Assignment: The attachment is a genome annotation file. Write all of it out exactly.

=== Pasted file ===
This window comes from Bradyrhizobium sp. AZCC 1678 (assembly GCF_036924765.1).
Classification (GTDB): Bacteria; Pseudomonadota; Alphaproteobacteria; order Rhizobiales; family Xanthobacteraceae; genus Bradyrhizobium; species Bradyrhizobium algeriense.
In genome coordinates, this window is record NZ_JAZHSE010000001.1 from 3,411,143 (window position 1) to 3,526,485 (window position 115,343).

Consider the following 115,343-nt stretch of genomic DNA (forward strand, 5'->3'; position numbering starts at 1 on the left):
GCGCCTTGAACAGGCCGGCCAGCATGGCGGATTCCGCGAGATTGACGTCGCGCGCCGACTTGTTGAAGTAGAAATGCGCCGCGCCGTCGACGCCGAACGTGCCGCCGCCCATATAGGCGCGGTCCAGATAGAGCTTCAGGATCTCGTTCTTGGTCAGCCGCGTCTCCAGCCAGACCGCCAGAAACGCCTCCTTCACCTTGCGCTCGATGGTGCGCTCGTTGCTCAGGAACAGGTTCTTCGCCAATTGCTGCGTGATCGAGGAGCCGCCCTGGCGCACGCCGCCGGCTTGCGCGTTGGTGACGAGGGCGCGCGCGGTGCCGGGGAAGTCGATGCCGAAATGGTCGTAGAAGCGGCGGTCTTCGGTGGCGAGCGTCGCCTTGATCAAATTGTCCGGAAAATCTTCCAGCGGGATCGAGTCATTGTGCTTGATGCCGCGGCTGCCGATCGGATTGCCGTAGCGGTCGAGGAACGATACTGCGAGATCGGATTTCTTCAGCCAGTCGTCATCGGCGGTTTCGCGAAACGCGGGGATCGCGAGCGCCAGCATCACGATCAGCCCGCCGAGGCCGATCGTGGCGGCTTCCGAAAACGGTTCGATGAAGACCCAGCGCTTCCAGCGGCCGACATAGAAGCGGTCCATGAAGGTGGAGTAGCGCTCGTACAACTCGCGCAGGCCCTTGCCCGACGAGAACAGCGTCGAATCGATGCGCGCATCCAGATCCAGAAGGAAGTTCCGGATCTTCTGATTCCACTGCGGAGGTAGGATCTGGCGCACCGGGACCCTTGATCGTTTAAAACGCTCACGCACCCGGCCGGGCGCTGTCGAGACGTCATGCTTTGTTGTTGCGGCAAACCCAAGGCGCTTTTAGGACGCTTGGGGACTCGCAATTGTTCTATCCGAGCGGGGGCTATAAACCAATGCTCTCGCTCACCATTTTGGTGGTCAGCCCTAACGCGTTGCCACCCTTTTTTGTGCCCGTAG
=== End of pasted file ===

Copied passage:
This window comes from Bradyrhizobium sp. AZCC 1678 (assembly GCF_036924765.1).
Classification (GTDB): Bacteria; Pseudomonadota; Alphaproteobacteria; order Rhizobiales; family Xanthobacteraceae; genus Bradyrhizobium; species Bradyrhizobium algeriense.
In genome coordinates, this window is record NZ_JAZHSE010000001.1 from 3,411,143 (window position 1) to 3,526,485 (window position 115,343).

Consider the following 115,343-nt stretch of genomic DNA (forward strand, 5'->3'; position numbering starts at 1 on the left):
GCGCCTTGAACAGGCCGGCCAGCATGGCGGATTCCGCGAGATTGACGTCGCGCGCCGACTTGTTGAAGTAGAAATGCGCCGCGCCGTCGACGCCGAACGTGCCGCCGCCCATATAGGCGCGGTCCAGATAGAGCTTCAGGATCTCGTTCTTGGTCAGCCGCGTCTCCAGCCAGACCGCCAGAAACGCCTCCTTCACCTTGCGCTCGATGGTGCGCTCGTTGCTCAGGAACAGGTTCTTCGCCAATTGCTGCGTGATCGAGGAGCCGCCCTGGCGCACGCCGCCGGCTTGCGCGTTGGTGACGAGGGCGCGCGCGGTGCCGGGGAAGTCGATGCCGAAATGGTCGTAGAAGCGGCGGTCTTCGGTGGCGAGCGTCGCCTTGATCAAATTGTCCGGAAAATCTTCCAGCGGGATCGAGTCATTGTGCTTGATGCCGCGGCTGCCGATCGGATTGCCGTAGCGGTCGAGGAACGATACTGCGAGATCGGATTTCTTCAGCCAGTCGTCATCGGCGGTTTCGCGAAACGCGGGGATCGCGAGCGCCAGCATCACGATCAGCCCGCCGAGGCCGATCGTGGCGGCTTCCGAAAACGGTTCGATGAAGACCCAGCGCTTCCAGCGGCCGACATAGAAGCGGTCCATGAAGGTGGAGTAGCGCTCGTACAACTCGCGCAGGCCCTTGCCCGACGAGAACAGCGTCGAATCGATGCGCGCATCCAGATCCAGAAGGAAGTTCCGGATCTTCTGATTCCACTGCGGAGGTAGGATCTGGCGCACCGGGACCCTTGATCGTTTAAAACGCTCACGCACCCGGCCGGGCGCTGTCGAGACGTCATGCTTTGTTGTTGCGGCAAACCCAAGGCGCTTTTAGGACGCTTGGGGACTCGCAATTGTTCTATCCGAGCGGGGGCTATAAACCAATGCTCTCGCTCACCATTTTGGTGGTCAGCCCTAACGCGTTGCCACCCTTTTTTGTGCCCGTAG